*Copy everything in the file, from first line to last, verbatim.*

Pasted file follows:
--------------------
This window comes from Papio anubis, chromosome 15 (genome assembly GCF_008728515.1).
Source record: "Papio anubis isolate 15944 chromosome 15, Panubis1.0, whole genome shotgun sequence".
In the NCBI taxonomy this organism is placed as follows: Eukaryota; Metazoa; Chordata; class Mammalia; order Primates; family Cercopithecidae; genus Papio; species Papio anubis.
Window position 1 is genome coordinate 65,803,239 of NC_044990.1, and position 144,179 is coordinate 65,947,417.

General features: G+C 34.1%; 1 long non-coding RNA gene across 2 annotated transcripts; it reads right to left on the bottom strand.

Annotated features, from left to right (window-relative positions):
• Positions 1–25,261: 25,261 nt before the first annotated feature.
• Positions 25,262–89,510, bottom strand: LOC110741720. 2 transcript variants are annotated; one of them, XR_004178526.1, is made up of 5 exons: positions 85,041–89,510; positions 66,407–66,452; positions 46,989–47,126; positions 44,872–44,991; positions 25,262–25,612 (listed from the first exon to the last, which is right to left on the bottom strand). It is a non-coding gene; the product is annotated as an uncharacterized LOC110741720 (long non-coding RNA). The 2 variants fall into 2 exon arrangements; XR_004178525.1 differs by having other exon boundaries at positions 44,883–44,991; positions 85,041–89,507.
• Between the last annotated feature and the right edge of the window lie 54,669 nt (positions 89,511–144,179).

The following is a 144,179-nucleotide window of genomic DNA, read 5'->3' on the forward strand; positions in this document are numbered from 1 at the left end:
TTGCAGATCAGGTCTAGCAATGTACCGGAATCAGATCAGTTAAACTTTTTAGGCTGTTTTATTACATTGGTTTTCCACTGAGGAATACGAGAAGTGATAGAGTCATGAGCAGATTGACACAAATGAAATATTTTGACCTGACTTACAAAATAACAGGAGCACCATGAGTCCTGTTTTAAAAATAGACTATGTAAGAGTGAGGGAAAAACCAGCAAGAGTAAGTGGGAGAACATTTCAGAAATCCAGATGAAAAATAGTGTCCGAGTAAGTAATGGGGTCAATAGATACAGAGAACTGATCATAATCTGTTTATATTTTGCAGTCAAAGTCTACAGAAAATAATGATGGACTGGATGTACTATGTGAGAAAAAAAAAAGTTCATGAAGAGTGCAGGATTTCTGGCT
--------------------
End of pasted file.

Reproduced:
This window comes from Papio anubis, chromosome 15 (genome assembly GCF_008728515.1).
Source record: "Papio anubis isolate 15944 chromosome 15, Panubis1.0, whole genome shotgun sequence".
In the NCBI taxonomy this organism is placed as follows: Eukaryota; Metazoa; Chordata; class Mammalia; order Primates; family Cercopithecidae; genus Papio; species Papio anubis.
Window position 1 is genome coordinate 65,803,239 of NC_044990.1, and position 144,179 is coordinate 65,947,417.

General features: G+C 34.1%; 1 long non-coding RNA gene across 2 annotated transcripts; it reads right to left on the bottom strand.

Annotated features, from left to right (window-relative positions):
• Positions 1–25,261: 25,261 nt before the first annotated feature.
• Positions 25,262–89,510, bottom strand: LOC110741720. 2 transcript variants are annotated; one of them, XR_004178526.1, is made up of 5 exons: positions 85,041–89,510; positions 66,407–66,452; positions 46,989–47,126; positions 44,872–44,991; positions 25,262–25,612 (listed from the first exon to the last, which is right to left on the bottom strand). It is a non-coding gene; the product is annotated as an uncharacterized LOC110741720 (long non-coding RNA). The 2 variants fall into 2 exon arrangements; XR_004178525.1 differs by having other exon boundaries at positions 44,883–44,991; positions 85,041–89,507.
• Between the last annotated feature and the right edge of the window lie 54,669 nt (positions 89,511–144,179).

The following is a 144,179-nucleotide window of genomic DNA, read 5'->3' on the forward strand; positions in this document are numbered from 1 at the left end:
TTGCAGATCAGGTCTAGCAATGTACCGGAATCAGATCAGTTAAACTTTTTAGGCTGTTTTATTACATTGGTTTTCCACTGAGGAATACGAGAAGTGATAGAGTCATGAGCAGATTGACACAAATGAAATATTTTGACCTGACTTACAAAATAACAGGAGCACCATGAGTCCTGTTTTAAAAATAGACTATGTAAGAGTGAGGGAAAAACCAGCAAGAGTAAGTGGGAGAACATTTCAGAAATCCAGATGAAAAATAGTGTCCGAGTAAGTAATGGGGTCAATAGATACAGAGAACTGATCATAATCTGTTTATATTTTGCAGTCAAAGTCTACAGAAAATAATGATGGACTGGATGTACTATGTGAGAAAAAAAAAAGTTCATGAAGAGTGCAGGATTTCTGGCT